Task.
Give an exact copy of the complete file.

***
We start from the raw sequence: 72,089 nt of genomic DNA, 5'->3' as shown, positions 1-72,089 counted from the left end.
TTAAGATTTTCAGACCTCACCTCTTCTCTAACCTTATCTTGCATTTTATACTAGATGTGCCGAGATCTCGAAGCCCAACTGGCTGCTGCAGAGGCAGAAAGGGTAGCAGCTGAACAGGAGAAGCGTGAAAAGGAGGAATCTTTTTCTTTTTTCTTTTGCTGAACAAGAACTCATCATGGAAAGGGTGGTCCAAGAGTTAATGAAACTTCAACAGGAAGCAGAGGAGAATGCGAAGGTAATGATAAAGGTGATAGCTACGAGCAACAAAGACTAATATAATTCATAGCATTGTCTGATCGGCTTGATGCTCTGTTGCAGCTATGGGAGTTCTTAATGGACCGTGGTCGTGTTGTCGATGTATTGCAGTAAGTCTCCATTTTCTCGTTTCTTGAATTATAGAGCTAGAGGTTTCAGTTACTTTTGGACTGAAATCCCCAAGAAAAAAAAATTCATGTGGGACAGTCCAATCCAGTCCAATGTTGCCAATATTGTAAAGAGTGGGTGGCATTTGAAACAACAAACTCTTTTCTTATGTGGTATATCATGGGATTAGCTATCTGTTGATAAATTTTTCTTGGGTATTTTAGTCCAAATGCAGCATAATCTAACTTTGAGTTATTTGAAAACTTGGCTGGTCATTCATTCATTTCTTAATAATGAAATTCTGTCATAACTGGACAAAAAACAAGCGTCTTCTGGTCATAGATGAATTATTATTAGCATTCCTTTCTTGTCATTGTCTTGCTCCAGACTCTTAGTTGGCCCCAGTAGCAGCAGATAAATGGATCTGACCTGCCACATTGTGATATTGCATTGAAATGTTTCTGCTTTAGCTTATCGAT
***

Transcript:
We start from the raw sequence: 72,089 nt of genomic DNA, 5'->3' as shown, positions 1-72,089 counted from the left end.
TTAAGATTTTCAGACCTCACCTCTTCTCTAACCTTATCTTGCATTTTATACTAGATGTGCCGAGATCTCGAAGCCCAACTGGCTGCTGCAGAGGCAGAAAGGGTAGCAGCTGAACAGGAGAAGCGTGAAAAGGAGGAATCTTTTTCTTTTTTCTTTTGCTGAACAAGAACTCATCATGGAAAGGGTGGTCCAAGAGTTAATGAAACTTCAACAGGAAGCAGAGGAGAATGCGAAGGTAATGATAAAGGTGATAGCTACGAGCAACAAAGACTAATATAATTCATAGCATTGTCTGATCGGCTTGATGCTCTGTTGCAGCTATGGGAGTTCTTAATGGACCGTGGTCGTGTTGTCGATGTATTGCAGTAAGTCTCCATTTTCTCGTTTCTTGAATTATAGAGCTAGAGGTTTCAGTTACTTTTGGACTGAAATCCCCAAGAAAAAAAAATTCATGTGGGACAGTCCAATCCAGTCCAATGTTGCCAATATTGTAAAGAGTGGGTGGCATTTGAAACAACAAACTCTTTTCTTATGTGGTATATCATGGGATTAGCTATCTGTTGATAAATTTTTCTTGGGTATTTTAGTCCAAATGCAGCATAATCTAACTTTGAGTTATTTGAAAACTTGGCTGGTCATTCATTCATTTCTTAATAATGAAATTCTGTCATAACTGGACAAAAAACAAGCGTCTTCTGGTCATAGATGAATTATTATTAGCATTCCTTTCTTGTCATTGTCTTGCTCCAGACTCTTAGTTGGCCCCAGTAGCAGCAGATAAATGGATCTGACCTGCCACATTGTGATATTGCATTGAAATGTTTCTGCTTTAGCTTATCGAT